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Channeling American Style

Red Wing shoe

Red Wing Shoe photo by Michael Hendrickson

In China, Japan and other overseas consumer markets, there’s a booming demand for the authenticity, style and quality produced by tried-and-true American heritage brands.

A sign hanging over a basement-level escalator at Shanghai’s Grand Gateway Mall points visitors upward to “International Brands.” Sure enough, the first floor is occupied by the kinds of flashy luxury brands that one would expect in a high-end mall: Gucci, Armani, Rolex and Tiffany, among others. But ride the escalator to floor two and the atmosphere becomes a bit more low-key—so much so that it would be easy to miss the demure, low-key outlet for Allen Edmonds, the iconic, 91-year-old, made-in-the-U.S.A. men’s shoe brand.

For those concerned about the future of American-made goods and their prospects overseas, that Allen Edmonds store—its first in China, as of November 2012—with its American flag-draped window displays, should not be missed. It is, in one sense, the vanguard of a made-in-the-U.S.A. consumer trend that picked up momentum in the United States around the time of the Great Recession and has since expanded rapidly in international markets. Well-heeled consumers increasingly seek quality, an elusive sense of authenticity and—above all—a sense that their fashion choices differentiate them from their peers. As a result, and perhaps unexpectedly, some of America’s oldest and most revered apparel and footwear brands—from Allen Edmonds to Red Wing Shoes, Pendleton Woolen Mills and Woolrich—are becoming highly sought-after, identity-defining style icons overseas.

The reason for the boom differs by continent, country and culture. In the United States, the interest in vintage, high-quality American brands emerged from a nostalgic desire to reconnect with a disappearing manufacturing base—and the lifestyles it made possible. Needless to say, that’s hardly the reason that heritage brands work in, say, South Korea. Rather, outside of the United States, and especially in the Asia-Pacific, where they thrive best, these brands appeal to well-heeled consumers in search of unique, finely crafted goods that connect to America’s vintage past.

Consider, for example, what happens when a Chinese customer who may never have heard of Allen Edmonds wanders into its Grand Gateway store. His first impression will be of a large screen showing American movie scenes that happen to feature Allen Edmonds shoes. Next, that consumer—most likely “a well-heeled gentleman,” says Sheryl Chen, Allen Edmonds’ public relations and marketing manager in China—might notice photos of recent presidents wearing Allen Edmonds shoes. More likely than not, a store clerk will approach to explain that every president from Reagan to the second Bush was inaugurated in the Allen Edmonds Park Avenue model, and he/she then will carefully guide the potential customer to a display that demonstrates the hundreds of steps involved in producing an American-made, handcrafted Allen Edmonds shoe. This last point is key: “Everyone knows labor is expensive in America, so the quality must be high,” Chen explains in the store’s fitting area. “It is new to wear shoes handmade in America. That makes a gentleman different from his colleagues.”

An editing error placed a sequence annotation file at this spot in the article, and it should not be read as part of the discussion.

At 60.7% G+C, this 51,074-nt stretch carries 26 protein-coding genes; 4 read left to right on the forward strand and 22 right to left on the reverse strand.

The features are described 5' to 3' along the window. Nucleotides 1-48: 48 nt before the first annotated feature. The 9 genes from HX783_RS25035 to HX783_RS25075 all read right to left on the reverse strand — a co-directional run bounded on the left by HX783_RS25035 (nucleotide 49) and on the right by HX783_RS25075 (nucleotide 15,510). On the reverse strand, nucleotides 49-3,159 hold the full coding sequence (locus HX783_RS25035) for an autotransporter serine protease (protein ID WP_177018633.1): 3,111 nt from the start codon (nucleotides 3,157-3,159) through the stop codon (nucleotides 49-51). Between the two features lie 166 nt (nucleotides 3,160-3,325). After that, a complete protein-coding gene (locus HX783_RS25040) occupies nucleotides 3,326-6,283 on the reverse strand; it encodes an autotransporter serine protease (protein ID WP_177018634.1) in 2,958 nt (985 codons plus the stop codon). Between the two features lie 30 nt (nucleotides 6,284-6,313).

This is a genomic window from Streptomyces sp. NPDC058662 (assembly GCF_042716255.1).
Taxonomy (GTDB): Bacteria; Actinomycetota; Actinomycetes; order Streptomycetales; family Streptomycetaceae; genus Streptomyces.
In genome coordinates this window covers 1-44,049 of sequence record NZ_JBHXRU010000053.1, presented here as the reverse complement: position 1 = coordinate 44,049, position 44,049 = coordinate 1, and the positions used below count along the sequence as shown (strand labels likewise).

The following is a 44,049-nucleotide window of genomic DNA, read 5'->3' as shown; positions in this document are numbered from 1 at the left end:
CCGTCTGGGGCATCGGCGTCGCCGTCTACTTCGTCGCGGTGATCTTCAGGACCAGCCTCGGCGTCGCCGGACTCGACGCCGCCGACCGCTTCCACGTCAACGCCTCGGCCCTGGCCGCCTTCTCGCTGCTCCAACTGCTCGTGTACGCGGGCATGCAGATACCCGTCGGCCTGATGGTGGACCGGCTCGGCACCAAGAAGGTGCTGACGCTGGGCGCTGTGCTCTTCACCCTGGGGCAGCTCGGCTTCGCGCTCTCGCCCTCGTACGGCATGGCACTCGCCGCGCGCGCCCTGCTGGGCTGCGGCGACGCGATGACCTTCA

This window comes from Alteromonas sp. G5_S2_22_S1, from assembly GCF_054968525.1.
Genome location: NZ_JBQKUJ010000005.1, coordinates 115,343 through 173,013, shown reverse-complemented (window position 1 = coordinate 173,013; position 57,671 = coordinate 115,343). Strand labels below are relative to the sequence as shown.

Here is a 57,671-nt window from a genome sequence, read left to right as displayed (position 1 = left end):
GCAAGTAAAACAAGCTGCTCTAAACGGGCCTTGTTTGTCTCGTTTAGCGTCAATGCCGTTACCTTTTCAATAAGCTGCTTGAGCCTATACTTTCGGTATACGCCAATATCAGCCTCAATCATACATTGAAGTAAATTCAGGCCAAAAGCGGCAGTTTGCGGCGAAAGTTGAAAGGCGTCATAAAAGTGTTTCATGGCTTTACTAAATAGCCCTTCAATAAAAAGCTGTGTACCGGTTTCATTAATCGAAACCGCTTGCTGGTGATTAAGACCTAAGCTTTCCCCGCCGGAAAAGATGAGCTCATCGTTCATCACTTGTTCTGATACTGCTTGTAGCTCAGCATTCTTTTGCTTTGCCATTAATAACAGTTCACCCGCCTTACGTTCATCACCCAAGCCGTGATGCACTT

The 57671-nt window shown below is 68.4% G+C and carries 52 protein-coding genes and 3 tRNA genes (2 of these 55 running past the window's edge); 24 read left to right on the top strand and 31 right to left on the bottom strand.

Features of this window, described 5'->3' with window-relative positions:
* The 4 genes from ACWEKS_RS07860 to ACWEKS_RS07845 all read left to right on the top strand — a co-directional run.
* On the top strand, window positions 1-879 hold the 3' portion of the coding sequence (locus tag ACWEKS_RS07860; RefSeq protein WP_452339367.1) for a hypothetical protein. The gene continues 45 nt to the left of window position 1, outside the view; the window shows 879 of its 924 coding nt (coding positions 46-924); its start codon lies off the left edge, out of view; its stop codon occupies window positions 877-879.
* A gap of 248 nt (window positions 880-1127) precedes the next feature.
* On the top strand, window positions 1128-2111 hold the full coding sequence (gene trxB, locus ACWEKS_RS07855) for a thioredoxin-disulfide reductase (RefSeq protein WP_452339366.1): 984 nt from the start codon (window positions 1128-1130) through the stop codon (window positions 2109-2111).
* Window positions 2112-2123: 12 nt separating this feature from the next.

Allen Edmonds at Grand Gateway Mall in Shanghai. Photo by Chad Ingraham.        

The desire to differentiate one’s fashion identity via vintage American apparel has existed in the United States for as long as there have been thrift stores and hipsters. Overseas, the trend appears to have emerged most prominently, and first, in Japan. The Japanese appreciation for the vintage American aesthetic is difficult to pin down precisely, but it certainly has some connection to “wabi-sabi,” an all-encompassing Japanese aesthetic that finds beauty in imperfection. So, for example, imperfections in nature, such as cracked tree bark, are wabi-sabi; likewise, imperfections in a fine, vintage leather boot, such as cracking and creasing, are also wabi-sabi.